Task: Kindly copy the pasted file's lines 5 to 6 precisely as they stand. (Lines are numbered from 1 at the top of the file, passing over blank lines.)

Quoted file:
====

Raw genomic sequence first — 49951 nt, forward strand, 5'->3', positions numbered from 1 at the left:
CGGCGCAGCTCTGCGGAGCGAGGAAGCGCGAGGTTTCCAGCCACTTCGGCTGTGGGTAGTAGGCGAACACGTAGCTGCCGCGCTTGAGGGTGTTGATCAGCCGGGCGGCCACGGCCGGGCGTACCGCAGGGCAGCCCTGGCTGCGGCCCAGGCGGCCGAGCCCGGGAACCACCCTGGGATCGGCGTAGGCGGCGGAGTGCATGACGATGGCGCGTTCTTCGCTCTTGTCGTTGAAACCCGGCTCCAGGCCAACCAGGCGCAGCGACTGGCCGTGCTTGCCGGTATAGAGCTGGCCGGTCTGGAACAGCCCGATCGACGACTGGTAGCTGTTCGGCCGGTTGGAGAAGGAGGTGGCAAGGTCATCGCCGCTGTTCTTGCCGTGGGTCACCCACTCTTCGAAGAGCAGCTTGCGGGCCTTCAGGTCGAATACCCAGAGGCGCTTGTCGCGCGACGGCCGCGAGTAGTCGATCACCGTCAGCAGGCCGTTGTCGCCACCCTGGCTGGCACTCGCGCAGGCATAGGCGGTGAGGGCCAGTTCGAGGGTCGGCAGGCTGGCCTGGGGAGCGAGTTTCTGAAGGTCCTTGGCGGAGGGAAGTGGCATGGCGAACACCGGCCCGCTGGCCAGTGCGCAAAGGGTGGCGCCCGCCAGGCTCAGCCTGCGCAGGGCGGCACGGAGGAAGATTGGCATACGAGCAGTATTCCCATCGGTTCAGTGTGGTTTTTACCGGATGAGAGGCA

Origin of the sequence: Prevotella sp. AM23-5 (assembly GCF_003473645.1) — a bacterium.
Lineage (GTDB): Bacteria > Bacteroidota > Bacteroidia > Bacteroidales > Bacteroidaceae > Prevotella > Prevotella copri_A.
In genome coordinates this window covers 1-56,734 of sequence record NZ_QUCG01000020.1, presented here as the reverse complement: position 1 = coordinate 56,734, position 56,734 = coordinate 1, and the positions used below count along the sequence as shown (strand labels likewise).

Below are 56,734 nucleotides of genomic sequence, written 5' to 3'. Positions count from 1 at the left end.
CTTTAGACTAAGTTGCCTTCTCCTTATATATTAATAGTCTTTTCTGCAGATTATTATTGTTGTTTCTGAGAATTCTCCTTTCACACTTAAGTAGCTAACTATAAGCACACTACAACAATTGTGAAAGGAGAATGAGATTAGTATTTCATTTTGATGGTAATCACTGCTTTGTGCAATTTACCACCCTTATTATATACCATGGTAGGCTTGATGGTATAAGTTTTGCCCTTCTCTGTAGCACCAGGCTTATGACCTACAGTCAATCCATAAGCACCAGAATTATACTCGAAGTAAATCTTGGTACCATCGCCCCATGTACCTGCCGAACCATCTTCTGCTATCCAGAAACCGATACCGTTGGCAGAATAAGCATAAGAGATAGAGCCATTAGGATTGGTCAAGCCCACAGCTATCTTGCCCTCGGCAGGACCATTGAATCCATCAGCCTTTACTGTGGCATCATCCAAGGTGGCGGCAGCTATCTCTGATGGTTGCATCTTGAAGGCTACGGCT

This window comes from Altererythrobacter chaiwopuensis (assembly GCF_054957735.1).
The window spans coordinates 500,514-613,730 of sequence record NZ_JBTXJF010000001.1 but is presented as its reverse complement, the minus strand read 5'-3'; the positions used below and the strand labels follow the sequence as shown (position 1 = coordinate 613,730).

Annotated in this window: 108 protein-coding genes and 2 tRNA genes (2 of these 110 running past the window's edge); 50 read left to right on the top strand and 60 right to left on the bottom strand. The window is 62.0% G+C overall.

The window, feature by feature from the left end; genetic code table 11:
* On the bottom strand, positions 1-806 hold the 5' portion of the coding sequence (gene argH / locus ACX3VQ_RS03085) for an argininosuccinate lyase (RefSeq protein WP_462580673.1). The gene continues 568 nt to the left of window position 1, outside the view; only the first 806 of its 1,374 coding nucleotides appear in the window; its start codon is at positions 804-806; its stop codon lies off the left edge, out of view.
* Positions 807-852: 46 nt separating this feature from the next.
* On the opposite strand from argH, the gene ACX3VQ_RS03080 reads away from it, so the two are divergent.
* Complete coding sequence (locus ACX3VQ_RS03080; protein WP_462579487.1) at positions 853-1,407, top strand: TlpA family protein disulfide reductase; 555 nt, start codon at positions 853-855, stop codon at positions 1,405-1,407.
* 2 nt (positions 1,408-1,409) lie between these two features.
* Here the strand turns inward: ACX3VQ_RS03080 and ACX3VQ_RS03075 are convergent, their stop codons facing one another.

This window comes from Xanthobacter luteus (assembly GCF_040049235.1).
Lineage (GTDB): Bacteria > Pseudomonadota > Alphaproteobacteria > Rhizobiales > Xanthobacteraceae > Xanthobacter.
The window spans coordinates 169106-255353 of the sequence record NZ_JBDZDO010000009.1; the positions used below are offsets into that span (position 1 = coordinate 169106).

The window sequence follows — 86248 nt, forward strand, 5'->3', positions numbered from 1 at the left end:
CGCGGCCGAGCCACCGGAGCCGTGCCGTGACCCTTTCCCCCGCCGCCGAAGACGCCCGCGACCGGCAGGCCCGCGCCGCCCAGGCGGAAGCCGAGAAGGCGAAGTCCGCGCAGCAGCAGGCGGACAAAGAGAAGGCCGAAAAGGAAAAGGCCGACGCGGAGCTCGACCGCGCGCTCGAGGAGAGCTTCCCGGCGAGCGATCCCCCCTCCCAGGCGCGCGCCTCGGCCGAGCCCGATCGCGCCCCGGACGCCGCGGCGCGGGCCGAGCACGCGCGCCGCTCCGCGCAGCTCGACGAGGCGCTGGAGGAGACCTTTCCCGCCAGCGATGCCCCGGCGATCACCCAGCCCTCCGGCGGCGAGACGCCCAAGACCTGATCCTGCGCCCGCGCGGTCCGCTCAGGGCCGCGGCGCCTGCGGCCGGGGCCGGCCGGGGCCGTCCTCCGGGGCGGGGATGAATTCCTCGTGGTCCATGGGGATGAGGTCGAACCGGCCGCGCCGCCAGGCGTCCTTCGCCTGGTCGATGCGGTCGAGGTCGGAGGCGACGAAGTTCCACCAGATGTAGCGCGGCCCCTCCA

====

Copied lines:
In genome coordinates this window covers 1-56,734 of sequence record NZ_QUCG01000020.1, presented here as the reverse complement: position 1 = coordinate 56,734, position 56,734 = coordinate 1, and the positions used below count along the sequence as shown (strand labels likewise).

Below are 56,734 nucleotides of genomic sequence, written 5' to 3'. Positions count from 1 at the left end.